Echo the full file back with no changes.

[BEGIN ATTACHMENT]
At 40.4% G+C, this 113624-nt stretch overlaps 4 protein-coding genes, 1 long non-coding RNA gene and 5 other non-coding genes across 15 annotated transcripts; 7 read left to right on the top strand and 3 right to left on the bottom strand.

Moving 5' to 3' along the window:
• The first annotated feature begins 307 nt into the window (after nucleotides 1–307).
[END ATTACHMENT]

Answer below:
At 40.4% G+C, this 113624-nt stretch overlaps 4 protein-coding genes, 1 long non-coding RNA gene and 5 other non-coding genes across 15 annotated transcripts; 7 read left to right on the top strand and 3 right to left on the bottom strand.

Moving 5' to 3' along the window:
• The first annotated feature begins 307 nt into the window (after nucleotides 1–307).